FRESH APPROACH TO FASHION: EMBRACING A WORLD OF BEAUTY - models: Ajak Deng, Grace Mahary, Jourdana Phillips, Lameka Fox & Nykhor-Nyakueinyang Paul - photography: Silja Magg - fashion direction / styling: Katie Trotter - hair: Seiji - makeup: Toni Malt - text: Louis Nichol - location: The Hamptons, New York - Harper’s Bazaar Arabia April 2017
TOGETHER WITH GUCCI WE’RE CELEBRATING THE BEAUTY OF DIVERSITY AND A KALEIDOSCOPE OF COLOUR FOR SPRING / SUMMER 2017
“The fashion industry has the ability to make the less visible, visible.” ~ Jourdana Phillips
“The inspiration for the story is the sentiment of Gucci’s creative director Alessandro Michele, “If we are going to push the conversation forward then we have to look beyond simply talking about models on the runway, and focus instead on individuality and faces that show humanity.”
Japonism is, in short, the influence that Japanese art has had in European works. Most specifically in that of the 19th century. It’s also known as Japonisme and Anglo-Japanese.
Are you a fan - like so many others - of artists such as Van Gogh? Without the woodblock Ukiyo-e prints of the Edo Period, his style would differ from what we know and love now. This traditional Japanese art form had an enormous impact on Western art. It was part of the foundation that created movements such as Impressionism, Post-Impressionism (of course), and Art Nouveau. For the history of Ukiyo-e prints, I have a post here.
As Japan’s artworks became more available to all, thanks to international trade, it spread across the world. Japanese arts were collected and featured in English exhibitions, and shown to all at places like The World’s Fair. The craze in France started when these blocks were introduced and sold out quickly. They were beautiful, and cheap to make. The influence of Asian art continued to spread in all artistic endeavours. People loved how different Japanese characteristics of art were from what they had been taught. Van Gogh is not the only recognizable person to be influenced by Asian art. Claude Monet (1840-1926), Paul Gauguin (1848-1903), and Louis Anquetin (1861-1924) are just a few more that adopted certain Japanese styles in their work.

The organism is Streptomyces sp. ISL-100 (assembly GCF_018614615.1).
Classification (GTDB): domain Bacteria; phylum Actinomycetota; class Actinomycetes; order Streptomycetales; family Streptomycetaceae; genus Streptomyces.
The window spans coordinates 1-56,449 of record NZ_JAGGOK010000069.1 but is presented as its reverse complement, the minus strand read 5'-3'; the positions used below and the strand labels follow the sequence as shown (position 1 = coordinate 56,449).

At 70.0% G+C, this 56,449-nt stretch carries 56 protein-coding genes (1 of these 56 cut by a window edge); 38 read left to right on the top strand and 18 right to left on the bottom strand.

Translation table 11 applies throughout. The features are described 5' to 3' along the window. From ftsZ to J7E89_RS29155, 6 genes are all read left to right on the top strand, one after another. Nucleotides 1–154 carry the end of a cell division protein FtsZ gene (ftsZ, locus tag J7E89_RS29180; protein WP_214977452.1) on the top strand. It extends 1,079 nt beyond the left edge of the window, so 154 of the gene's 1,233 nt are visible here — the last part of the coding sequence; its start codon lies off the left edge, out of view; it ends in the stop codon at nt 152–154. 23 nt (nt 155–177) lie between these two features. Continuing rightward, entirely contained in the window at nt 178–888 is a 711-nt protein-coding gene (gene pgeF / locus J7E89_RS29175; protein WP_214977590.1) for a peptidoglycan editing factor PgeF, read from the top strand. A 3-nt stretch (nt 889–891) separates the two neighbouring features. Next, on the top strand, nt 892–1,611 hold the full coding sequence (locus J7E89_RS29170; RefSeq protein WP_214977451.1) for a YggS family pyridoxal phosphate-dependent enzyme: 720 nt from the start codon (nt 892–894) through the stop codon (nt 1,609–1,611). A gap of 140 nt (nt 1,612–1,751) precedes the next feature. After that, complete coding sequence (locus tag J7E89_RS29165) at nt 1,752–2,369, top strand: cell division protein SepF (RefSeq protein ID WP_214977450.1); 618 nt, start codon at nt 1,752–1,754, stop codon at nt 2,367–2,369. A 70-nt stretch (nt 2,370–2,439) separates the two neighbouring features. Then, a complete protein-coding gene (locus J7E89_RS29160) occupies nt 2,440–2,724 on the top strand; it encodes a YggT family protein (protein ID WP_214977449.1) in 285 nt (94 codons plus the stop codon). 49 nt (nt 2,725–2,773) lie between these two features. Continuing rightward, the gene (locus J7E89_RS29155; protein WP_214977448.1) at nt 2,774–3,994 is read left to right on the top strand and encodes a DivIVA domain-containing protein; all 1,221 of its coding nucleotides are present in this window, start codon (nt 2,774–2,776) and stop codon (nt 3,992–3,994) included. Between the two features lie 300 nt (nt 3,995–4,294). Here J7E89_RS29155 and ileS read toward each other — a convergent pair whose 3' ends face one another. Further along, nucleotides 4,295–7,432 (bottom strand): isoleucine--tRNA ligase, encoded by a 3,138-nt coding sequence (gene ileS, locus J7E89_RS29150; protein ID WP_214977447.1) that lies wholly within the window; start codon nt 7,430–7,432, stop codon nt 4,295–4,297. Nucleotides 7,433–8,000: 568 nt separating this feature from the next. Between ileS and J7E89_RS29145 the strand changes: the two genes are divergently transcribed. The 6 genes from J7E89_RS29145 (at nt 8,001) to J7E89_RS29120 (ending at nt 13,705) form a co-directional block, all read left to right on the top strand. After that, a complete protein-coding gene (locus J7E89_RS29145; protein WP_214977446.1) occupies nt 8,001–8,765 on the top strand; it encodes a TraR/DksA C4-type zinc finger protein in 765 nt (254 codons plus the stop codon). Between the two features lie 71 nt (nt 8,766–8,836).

What attracted artists to these Japanese works is the vivid, bold, and unshaded shapes and colours. Without this influence, it makes you wonder what the works of Edgar Degas (1834-1917) and Pierre-Auguste Renoir (1841-1919) would have looked like. The similarities may not be obvious at first glance, but it is the composition, colours, and lines you must focus on to truly understand the influence. Some works may be obvious - beautiful women dressed in kimonos - while others more subtle. In any case, it’s amazing to see how the influence of another culture can help form entire movements across the world.
Above details: Maternal Caress (1890-91) by Mary Cassatt (1844-1926) // Models for Fashion: New Year Designs as Fresh as Young Leaves
(c. 1778-1780) by Isoda Kōryūsai (1735-1790) // One of the three tiles in Takiyasha the Witch and the Skeleton Spectre (1844) by Utagawa Kuniyoshi (1798-1861) // Woman with Fan (1917-18) by Gustav Klimt (1862–1918)
Prototype photos of my upcoming Galvatron kits! Yes, there will be two different kits, a G1 version, and an IDW version, both available in Titan Returns and Legends colors. Preorder will go up soon, once I have plastic testshots ready to show.
Each kit will come with one helmet, 3 swappable faces, a side cannon adapter, and one weapon; either the G1 inspired toy rifle, or IDW barbarian axe.